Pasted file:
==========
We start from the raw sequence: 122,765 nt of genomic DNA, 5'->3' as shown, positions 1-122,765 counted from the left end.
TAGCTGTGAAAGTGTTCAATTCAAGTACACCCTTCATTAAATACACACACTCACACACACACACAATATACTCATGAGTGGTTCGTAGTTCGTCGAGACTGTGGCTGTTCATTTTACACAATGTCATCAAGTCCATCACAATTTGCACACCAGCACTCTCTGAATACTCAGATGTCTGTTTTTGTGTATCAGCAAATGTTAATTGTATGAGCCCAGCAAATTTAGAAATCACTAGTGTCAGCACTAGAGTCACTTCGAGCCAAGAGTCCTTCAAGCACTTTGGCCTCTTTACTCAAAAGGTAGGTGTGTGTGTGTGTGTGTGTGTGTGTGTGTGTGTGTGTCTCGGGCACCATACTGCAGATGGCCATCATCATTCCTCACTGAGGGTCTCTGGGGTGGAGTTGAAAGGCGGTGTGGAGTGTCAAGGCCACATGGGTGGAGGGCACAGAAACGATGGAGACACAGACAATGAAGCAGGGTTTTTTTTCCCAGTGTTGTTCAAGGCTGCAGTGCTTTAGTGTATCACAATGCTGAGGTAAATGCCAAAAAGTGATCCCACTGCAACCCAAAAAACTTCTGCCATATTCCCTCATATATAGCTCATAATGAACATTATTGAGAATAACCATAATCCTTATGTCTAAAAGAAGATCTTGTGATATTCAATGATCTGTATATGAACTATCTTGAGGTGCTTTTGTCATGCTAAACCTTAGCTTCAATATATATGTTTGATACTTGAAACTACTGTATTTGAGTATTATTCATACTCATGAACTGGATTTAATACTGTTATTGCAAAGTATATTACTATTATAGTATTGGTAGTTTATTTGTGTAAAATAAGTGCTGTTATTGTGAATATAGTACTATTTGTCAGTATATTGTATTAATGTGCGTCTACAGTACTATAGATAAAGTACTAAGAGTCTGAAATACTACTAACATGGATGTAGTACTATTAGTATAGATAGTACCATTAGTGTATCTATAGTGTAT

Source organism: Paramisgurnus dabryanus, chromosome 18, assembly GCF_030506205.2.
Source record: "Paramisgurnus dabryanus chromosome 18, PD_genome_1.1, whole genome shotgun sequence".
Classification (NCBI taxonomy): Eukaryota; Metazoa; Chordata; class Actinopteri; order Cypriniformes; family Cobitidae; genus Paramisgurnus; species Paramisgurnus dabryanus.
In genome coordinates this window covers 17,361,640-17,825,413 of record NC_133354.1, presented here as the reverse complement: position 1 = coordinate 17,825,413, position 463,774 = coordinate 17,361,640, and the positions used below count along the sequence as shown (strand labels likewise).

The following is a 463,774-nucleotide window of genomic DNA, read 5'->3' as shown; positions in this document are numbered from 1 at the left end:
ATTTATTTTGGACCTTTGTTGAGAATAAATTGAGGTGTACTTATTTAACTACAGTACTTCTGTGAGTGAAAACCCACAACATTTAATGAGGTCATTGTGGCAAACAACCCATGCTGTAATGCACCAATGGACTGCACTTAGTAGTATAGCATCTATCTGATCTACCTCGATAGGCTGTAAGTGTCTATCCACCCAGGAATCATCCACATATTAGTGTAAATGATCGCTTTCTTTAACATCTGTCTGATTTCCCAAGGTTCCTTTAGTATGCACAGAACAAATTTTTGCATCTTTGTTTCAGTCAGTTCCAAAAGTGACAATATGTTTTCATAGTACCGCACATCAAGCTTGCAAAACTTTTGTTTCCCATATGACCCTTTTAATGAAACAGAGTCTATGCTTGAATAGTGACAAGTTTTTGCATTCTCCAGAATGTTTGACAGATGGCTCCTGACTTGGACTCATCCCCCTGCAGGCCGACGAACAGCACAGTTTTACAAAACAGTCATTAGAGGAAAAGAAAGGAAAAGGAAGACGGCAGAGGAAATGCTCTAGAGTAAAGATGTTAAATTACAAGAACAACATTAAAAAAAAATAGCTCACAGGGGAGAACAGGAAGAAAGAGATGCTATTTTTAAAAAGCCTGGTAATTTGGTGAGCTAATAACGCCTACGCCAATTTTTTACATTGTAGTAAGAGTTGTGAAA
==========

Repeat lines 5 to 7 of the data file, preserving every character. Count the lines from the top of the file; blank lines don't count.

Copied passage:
Classification (NCBI taxonomy): Eukaryota; Metazoa; Chordata; class Actinopteri; order Cypriniformes; family Cobitidae; genus Paramisgurnus; species Paramisgurnus dabryanus.
In genome coordinates this window covers 17,361,640-17,825,413 of record NC_133354.1, presented here as the reverse complement: position 1 = coordinate 17,825,413, position 463,774 = coordinate 17,361,640, and the positions used below count along the sequence as shown (strand labels likewise).

The following is a 463,774-nucleotide window of genomic DNA, read 5'->3' as shown; positions in this document are numbered from 1 at the left end: